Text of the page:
Mr. Gibbons' Report CardPastors for Texas Children

Tax Credit Scholarships in Texas are facing a coordinated, albeit misleading, campaign from school choice opponents. One leading source of criticism comes from a group of religious leaders called Pastors for Texas Children.

The group makes a number of incorrect claims including that private schools can “discriminate on race…” The U.S. Supreme Court settled that issue in 1976 deciding that private school admissions could not be based on race.

The pastors also argue the scholarship program would “divert public money to religious schools in violation of the First Amendment of the U.S. Constitution, which prohibits any establishment of religion.”

The irony is biblical. A tax credit scholarship no more violates the First Amendment than does granting tax exempt status for churches. See relevant court cases here and here.

Moses parts the Red Sea

Your talking points are off by this much.

Putting aside the pastors’ confusion over the difference between school vouchers and tax-credit scholarships, the U.S. Supreme Court ruled 13 years ago, in Zelman v. Simmons-Harristhat school vouchers pass constitutional muster if education is the primary purpose and if parents have options from a variety of religious and non-religious schools.

The First Amendment protects religious pluralism. That’s good news for a group of pastors whose own institutions are likely supported by tax -deductible donations and tax-exemptions.

Grade: Needs Improvement

amNew York

amNew YorkWhy do states put caps on the number of charter schools that can open? In New York City, an estimated 163,000 students are waiting for seats to open. It certainly isn’t to help these kids, especially when black, Hispanic and low-income students attending New York City charter schools are outperforming their peers in neighborhood schools.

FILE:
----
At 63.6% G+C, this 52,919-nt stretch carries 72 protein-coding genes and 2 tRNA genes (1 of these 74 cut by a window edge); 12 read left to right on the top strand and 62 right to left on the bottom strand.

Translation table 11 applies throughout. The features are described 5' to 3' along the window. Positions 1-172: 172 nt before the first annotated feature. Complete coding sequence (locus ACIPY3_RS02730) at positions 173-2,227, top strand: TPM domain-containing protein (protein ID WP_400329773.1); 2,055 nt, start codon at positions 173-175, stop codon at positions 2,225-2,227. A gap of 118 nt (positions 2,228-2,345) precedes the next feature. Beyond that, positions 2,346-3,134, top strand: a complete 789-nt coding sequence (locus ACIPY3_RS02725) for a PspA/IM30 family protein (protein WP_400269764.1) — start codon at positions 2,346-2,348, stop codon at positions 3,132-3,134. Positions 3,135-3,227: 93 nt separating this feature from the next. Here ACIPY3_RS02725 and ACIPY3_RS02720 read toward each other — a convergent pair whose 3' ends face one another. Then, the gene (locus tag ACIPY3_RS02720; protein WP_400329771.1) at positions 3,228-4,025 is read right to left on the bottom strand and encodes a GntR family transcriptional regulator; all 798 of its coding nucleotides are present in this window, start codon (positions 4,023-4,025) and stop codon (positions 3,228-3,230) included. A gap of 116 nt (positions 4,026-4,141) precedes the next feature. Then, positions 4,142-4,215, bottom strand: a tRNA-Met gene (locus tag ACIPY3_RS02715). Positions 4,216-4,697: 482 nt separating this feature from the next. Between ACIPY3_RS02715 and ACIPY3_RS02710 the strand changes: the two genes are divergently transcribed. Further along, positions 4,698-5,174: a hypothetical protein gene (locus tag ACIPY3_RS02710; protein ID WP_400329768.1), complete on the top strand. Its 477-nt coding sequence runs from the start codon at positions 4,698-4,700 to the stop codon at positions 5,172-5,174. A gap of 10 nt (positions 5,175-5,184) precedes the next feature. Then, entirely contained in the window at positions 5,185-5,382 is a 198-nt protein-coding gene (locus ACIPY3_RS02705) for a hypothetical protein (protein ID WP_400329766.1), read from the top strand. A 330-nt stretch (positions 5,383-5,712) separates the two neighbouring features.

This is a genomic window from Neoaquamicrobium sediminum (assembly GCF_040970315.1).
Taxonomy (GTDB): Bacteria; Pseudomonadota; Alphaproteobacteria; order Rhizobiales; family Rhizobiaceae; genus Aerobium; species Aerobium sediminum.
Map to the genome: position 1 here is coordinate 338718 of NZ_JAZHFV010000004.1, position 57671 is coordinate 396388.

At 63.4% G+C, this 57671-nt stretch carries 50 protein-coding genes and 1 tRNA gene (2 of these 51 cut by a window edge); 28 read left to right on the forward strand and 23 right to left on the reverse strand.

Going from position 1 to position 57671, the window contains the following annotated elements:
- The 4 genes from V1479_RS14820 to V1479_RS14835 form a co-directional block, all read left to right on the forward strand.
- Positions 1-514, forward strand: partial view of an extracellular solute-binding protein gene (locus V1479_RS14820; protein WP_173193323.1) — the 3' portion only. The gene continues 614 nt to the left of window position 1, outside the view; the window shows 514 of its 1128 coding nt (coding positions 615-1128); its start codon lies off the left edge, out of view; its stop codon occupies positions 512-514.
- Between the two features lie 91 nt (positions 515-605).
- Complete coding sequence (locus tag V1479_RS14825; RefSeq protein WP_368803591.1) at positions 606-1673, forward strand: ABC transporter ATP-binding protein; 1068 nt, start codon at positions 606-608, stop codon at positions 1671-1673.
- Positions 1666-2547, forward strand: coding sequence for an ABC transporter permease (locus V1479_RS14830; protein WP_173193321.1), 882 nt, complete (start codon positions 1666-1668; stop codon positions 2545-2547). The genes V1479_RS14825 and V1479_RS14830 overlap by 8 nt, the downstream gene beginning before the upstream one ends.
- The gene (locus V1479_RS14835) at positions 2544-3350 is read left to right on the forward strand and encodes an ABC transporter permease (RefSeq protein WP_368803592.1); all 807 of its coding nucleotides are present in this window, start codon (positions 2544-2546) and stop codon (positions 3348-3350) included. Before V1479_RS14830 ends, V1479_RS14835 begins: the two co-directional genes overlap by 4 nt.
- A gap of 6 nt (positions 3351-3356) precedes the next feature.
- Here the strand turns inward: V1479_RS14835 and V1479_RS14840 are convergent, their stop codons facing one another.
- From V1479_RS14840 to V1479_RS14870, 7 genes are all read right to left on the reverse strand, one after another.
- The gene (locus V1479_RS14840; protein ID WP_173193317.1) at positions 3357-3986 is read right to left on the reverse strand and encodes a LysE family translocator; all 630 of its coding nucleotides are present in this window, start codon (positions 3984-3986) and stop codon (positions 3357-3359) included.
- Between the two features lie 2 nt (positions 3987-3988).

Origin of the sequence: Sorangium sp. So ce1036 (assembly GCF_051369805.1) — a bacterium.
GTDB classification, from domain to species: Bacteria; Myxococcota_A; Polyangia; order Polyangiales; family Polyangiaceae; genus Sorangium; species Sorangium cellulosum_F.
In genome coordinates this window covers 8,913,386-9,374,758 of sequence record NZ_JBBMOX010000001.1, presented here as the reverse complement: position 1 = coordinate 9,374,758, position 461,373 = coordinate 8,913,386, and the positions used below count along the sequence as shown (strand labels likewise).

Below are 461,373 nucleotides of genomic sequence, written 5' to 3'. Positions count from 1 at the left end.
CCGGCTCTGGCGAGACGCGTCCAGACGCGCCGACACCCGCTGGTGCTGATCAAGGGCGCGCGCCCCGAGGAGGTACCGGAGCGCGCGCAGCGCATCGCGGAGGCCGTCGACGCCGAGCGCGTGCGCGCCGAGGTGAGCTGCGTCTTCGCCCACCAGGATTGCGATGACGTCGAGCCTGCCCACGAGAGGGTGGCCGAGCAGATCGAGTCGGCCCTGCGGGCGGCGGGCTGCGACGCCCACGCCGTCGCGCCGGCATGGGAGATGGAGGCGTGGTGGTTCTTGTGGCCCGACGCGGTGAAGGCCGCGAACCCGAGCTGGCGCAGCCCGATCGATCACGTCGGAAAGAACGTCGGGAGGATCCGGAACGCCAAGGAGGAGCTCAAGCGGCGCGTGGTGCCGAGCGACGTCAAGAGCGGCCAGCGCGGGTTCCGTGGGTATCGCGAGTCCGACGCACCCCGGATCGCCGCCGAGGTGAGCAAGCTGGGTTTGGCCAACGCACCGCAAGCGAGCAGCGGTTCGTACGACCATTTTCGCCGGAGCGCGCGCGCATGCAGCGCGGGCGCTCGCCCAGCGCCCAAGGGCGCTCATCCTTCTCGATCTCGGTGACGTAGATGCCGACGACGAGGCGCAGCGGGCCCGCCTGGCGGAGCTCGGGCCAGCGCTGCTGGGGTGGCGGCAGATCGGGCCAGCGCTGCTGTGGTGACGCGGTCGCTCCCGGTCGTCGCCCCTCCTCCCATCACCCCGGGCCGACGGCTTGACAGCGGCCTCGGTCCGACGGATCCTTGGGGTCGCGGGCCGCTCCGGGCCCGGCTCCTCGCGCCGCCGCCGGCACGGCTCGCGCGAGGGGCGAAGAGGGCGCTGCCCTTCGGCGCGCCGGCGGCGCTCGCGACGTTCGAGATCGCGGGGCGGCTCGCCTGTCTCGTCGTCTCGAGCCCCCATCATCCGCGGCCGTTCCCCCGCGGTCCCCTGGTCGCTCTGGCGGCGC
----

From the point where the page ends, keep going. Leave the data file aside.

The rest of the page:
Politicians create charter school caps to slow the growth of charters and protect their school district allies from competition.

The editorial board for amNew York, an alternative magazine for young New York professionals, takes a stand against charter school caps.

“Our children have been caught in a political battle of wills. Enough is enough. It’s time to stop robbing them of educational choices while politics takes center stage and waitlists grow.”

Grade: Satisfactory

Newark City Council

While Lauderhill, Fla. looks to curb the growth of private and charter schools within its borders, the Newark City Council in New Jersey takes an opposite stand. In a 7-2 vote, the city council passed a resolution condemning state efforts, through Assembly Bill 4351, to curb charter school growth. The bill seeks to impose a 3-year moratorium on new charter schools opening in the state.

Resolutions don’t carry legal weight, but it is still a strong, albeit symbolic, stand from urban leadership in support of parental choice.

Grade: Satisfactory

Honerable(ish) Mention:

Governor Bullock of Montana

Gov. Bullock

Montana Gov. Steve Bullock (D) allowed SB 410 a tax-credit scholarship program to pass into law without his signature. The program gives donors a tax credit on contributions to school choice scholarship granting organizations, however the credit is limited to a mere $150. This limitation may make it difficult to create a meaningful private school choice program in Montana, but it is a step in the right direction. According to the AP, Bullock released a statement on Monday that he allowed the bill to become law “because it does not divert or reduce state funding for public schools.”

Like the state’s new tax credit scholarship program, Bullock has taken a step in the right direction, but the governor’s veto of a special needs scholarship program last week falls short of “satisfactory.”

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